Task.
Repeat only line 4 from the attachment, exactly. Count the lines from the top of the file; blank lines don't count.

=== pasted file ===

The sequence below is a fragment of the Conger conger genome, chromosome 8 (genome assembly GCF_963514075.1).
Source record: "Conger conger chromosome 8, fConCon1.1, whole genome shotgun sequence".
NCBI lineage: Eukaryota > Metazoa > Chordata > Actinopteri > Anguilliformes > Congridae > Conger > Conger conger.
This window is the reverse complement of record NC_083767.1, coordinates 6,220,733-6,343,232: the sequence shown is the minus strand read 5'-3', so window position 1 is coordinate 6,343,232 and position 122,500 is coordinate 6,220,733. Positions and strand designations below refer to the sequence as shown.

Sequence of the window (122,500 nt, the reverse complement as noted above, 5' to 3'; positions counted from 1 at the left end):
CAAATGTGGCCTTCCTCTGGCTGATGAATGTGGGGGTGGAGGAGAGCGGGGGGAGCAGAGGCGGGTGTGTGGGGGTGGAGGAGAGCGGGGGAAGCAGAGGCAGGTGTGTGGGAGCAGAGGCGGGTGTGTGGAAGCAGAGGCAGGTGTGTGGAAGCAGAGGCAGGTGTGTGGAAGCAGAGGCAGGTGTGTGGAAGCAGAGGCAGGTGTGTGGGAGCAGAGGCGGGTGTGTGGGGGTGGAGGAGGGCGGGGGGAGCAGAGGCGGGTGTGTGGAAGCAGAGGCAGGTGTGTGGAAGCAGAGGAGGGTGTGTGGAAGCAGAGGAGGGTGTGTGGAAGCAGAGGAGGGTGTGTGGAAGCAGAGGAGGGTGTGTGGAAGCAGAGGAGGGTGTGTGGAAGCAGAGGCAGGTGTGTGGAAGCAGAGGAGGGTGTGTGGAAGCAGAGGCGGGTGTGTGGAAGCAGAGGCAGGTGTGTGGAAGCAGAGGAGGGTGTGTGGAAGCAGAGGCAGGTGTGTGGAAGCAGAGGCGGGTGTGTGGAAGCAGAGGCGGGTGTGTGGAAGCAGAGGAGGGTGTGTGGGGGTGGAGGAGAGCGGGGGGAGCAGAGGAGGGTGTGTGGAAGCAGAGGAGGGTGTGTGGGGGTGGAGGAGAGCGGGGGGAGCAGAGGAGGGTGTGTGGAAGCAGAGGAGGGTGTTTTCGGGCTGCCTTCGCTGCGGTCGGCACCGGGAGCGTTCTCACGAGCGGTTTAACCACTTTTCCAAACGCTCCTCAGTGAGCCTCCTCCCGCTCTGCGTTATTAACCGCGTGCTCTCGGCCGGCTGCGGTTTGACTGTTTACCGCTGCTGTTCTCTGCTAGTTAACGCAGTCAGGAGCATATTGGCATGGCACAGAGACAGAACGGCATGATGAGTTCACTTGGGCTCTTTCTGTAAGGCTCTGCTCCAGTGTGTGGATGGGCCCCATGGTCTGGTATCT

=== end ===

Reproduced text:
This window is the reverse complement of record NC_083767.1, coordinates 6,220,733-6,343,232: the sequence shown is the minus strand read 5'-3', so window position 1 is coordinate 6,343,232 and position 122,500 is coordinate 6,220,733. Positions and strand designations below refer to the sequence as shown.